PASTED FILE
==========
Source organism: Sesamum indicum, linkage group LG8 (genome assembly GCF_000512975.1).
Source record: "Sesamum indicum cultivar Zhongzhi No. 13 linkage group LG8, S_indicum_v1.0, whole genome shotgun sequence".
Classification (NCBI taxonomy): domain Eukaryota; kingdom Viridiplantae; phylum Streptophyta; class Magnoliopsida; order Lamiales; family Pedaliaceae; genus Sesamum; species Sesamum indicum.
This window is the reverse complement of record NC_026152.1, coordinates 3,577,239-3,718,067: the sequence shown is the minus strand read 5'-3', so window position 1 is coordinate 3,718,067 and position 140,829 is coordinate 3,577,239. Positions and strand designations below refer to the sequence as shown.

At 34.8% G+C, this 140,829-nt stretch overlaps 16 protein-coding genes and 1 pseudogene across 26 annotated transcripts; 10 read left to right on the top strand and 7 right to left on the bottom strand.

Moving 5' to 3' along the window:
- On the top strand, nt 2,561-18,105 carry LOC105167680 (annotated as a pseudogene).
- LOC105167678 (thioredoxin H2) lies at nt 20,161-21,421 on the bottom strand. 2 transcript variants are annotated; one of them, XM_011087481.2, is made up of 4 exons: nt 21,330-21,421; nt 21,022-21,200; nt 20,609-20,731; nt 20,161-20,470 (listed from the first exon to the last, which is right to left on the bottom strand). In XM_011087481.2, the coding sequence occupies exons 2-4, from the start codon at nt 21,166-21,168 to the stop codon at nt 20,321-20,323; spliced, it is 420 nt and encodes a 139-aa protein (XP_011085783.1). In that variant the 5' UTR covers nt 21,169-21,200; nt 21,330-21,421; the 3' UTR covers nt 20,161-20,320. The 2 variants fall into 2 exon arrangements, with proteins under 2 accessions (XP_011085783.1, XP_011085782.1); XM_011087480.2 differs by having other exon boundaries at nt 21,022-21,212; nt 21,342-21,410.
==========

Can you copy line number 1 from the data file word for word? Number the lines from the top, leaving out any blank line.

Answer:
Source organism: Sesamum indicum, linkage group LG8 (genome assembly GCF_000512975.1).